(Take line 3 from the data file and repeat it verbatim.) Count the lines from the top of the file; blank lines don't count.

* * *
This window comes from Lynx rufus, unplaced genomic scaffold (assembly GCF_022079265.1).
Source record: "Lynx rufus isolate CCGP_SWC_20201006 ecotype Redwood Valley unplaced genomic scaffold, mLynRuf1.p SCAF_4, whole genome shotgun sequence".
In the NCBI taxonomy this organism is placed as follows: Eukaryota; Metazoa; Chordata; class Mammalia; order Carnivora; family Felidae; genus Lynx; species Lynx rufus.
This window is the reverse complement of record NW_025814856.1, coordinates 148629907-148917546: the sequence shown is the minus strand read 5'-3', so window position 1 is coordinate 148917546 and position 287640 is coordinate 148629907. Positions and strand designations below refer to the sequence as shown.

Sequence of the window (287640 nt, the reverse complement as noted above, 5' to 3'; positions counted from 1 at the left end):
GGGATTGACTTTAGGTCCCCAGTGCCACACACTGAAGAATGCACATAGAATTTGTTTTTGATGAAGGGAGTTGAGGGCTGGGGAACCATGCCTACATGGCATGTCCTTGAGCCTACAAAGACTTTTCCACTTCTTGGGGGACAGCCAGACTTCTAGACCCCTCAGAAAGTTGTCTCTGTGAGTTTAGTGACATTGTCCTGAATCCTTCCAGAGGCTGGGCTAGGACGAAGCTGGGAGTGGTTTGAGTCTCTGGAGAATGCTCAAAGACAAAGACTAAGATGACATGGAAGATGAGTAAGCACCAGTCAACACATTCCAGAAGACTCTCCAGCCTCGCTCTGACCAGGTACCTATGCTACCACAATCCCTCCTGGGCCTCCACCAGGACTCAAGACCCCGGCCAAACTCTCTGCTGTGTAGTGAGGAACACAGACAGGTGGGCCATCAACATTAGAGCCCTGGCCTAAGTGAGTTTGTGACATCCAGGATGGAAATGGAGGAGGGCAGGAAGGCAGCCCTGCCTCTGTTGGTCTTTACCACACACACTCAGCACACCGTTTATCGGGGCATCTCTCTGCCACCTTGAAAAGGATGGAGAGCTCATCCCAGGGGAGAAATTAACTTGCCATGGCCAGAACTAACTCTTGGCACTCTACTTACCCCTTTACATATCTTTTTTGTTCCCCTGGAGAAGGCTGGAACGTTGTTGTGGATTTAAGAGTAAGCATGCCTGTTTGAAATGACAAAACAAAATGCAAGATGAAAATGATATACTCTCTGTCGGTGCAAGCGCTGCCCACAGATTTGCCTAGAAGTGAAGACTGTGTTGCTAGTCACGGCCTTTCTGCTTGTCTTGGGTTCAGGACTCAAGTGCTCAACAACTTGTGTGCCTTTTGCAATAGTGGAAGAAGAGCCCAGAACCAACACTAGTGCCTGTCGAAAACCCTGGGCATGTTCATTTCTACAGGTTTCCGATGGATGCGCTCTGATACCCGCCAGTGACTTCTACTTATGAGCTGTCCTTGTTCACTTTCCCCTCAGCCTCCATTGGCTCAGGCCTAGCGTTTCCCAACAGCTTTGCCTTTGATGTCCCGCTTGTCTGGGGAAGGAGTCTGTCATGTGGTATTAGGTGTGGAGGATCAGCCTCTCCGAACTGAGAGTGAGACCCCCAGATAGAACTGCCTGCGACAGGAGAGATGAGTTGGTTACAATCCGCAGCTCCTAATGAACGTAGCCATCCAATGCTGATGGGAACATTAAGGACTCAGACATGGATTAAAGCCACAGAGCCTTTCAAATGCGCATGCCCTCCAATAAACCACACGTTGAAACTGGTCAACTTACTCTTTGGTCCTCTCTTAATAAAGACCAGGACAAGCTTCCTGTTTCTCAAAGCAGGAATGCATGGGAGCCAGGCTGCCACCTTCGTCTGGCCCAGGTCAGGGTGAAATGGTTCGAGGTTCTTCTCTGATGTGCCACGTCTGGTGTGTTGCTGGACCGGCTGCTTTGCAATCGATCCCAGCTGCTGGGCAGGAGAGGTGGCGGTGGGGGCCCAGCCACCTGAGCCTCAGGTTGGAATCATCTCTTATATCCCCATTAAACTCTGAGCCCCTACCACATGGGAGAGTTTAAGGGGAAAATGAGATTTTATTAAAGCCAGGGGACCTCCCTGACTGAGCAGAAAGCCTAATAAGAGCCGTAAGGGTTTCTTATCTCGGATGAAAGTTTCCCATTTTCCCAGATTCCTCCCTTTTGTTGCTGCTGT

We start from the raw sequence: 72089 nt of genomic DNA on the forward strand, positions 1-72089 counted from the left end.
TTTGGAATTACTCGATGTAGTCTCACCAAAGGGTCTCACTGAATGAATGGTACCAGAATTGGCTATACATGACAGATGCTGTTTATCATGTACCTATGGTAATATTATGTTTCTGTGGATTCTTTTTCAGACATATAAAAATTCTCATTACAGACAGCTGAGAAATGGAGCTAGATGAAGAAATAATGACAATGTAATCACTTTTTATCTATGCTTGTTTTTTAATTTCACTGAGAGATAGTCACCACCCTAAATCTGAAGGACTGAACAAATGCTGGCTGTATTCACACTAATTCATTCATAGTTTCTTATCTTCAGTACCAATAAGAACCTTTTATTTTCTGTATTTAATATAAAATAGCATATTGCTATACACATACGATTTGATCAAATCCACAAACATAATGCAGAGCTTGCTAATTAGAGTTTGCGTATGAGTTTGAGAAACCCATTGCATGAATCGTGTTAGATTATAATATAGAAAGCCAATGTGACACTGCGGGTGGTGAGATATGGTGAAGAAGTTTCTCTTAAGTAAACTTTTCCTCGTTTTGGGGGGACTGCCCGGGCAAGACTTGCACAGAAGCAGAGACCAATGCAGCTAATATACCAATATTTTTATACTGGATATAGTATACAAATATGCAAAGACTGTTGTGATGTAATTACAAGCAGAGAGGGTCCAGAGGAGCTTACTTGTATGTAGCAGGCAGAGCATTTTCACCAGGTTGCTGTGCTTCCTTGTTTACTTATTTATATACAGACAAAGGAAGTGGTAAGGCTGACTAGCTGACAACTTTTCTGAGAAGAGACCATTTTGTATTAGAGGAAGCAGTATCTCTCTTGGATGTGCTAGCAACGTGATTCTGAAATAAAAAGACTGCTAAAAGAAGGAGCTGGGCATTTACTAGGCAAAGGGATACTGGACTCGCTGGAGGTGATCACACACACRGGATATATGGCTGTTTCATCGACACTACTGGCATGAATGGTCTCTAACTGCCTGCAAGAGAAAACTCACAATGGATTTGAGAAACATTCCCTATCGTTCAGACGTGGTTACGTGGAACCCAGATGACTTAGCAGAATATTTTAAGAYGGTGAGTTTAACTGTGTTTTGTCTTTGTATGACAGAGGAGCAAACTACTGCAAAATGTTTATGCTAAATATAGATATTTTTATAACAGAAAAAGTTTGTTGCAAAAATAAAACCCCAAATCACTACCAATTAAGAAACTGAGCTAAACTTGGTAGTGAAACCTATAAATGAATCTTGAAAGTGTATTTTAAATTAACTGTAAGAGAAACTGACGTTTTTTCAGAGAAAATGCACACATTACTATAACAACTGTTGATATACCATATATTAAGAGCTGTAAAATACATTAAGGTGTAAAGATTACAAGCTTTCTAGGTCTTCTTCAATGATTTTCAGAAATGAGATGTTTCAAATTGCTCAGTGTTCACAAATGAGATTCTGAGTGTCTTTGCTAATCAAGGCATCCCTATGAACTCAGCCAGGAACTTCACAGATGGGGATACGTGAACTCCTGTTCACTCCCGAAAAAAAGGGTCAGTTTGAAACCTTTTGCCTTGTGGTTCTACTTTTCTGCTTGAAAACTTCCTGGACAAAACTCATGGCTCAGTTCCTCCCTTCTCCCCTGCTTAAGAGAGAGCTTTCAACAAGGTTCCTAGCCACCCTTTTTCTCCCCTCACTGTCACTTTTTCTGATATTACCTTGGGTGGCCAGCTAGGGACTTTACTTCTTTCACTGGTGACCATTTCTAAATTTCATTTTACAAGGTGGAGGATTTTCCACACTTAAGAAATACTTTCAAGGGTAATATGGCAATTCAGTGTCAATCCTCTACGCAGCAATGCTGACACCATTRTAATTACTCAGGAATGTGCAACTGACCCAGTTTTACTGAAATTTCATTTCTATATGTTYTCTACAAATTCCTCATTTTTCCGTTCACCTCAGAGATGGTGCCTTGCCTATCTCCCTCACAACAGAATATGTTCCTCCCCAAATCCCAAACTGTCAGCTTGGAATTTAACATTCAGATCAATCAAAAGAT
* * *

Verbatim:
In the NCBI taxonomy this organism is placed as follows: Eukaryota; Metazoa; Chordata; class Mammalia; order Carnivora; family Felidae; genus Lynx; species Lynx rufus.